U.S. foreign policy, however, indicates otherwise. There is a universal correlation between humanitarian aid and human rights abuses, which was highlighted by former Secretary of State Colin Powell, who determined in 2003 that Colombia met required criteria related to human rights “based on a thorough, careful evaluation of the conditions in U.S. law and the relevant actions and policies” of the Colombian government. The key term would be the privatization of state terror — an area in which both the U.S. and Colombia have excelled.
UN lacks punishment mechanism
At an international level, too, U.N. peacekeeping troops have been accused of sex crimes. In Kosovo, the Congo, Liberia, Guinea and Sierra Leone, U.N. peacekeeping troops and staff have been involved in acts of rape, pedophilia and the prostitution of children. A prostitution ring was created by U.N. peacekeepers in Haiti in 2011. Some have attempted to cover-up child rape through meager monetary payments or gifts of candy.
Sex has been touted as a weapon of war in international rhetoric, applied almost exclusively to cases in which imperialist forces have set their sights on regime change. However, sexual abuse perpetrated by alleged peacekeepers also tends to be shrouded in impunity even when it’s acknowledged by the international body, as there is no mechanism for punishing crimes committed by U.N.-affiliated personnel.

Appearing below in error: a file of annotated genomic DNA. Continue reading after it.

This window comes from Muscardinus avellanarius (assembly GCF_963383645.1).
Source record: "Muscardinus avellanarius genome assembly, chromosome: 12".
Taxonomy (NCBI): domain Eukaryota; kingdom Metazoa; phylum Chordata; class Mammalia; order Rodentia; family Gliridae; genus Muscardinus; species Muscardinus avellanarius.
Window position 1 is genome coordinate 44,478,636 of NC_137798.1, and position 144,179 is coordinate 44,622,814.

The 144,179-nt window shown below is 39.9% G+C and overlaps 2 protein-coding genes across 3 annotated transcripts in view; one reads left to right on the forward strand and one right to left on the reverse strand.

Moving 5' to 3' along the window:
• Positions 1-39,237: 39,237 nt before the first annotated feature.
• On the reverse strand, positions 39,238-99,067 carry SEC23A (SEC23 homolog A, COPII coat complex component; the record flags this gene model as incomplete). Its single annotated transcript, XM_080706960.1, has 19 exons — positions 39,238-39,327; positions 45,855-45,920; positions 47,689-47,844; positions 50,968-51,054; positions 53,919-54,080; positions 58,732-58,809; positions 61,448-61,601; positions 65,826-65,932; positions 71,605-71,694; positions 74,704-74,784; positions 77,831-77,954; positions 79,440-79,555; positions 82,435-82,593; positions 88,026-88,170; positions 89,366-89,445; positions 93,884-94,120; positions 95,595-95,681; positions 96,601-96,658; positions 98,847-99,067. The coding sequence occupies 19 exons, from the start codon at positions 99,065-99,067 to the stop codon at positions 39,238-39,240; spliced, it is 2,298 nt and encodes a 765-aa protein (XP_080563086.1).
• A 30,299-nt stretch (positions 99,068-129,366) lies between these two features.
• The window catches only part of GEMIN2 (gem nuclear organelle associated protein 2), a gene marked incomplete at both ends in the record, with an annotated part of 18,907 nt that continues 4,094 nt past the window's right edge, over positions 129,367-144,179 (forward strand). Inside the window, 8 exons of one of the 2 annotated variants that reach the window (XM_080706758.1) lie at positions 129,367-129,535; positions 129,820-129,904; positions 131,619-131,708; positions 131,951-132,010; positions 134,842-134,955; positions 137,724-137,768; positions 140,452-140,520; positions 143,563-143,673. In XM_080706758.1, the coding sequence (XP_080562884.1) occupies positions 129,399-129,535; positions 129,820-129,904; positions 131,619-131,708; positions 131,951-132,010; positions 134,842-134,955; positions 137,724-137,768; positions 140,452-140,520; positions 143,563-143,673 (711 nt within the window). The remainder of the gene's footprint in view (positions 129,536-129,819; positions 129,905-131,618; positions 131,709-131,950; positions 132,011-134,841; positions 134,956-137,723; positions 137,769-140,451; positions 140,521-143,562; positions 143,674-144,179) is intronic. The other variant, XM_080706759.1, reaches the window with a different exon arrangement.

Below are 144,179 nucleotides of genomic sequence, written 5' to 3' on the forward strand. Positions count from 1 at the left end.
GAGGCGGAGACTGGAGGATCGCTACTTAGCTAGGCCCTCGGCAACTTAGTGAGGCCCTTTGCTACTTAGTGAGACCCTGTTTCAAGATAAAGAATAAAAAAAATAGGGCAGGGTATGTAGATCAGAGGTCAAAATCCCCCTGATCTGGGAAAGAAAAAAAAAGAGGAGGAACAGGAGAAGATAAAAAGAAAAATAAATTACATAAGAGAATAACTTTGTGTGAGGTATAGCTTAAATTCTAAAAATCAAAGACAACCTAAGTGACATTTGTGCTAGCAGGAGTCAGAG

While the U.N. claims that peacekeeping troops are investigated for sexual violation accusations, the U.N. lacks the ability to enforce punitive measures upon those culpable. The role of investigation therefore becomes the responsibility of the country providing the troops for peacekeeping missions abroad.
Immunity for U.N. personnel also shields violators from appropriate punishment. In fact, soldiers found guilty of crimes are often just repatriated.
Yet perhaps the greatest absurdity is the necessary reliance upon justice — a concept that has added to the humiliation of victims who, after suffering severe trauma, still must contend with the impunity granted to individuals who should be held accountable. Indeed, the U.S. and U.N. have ensured through various dynamics that victims are not allowed any remedy beyond recognition of the harm inflicted upon them.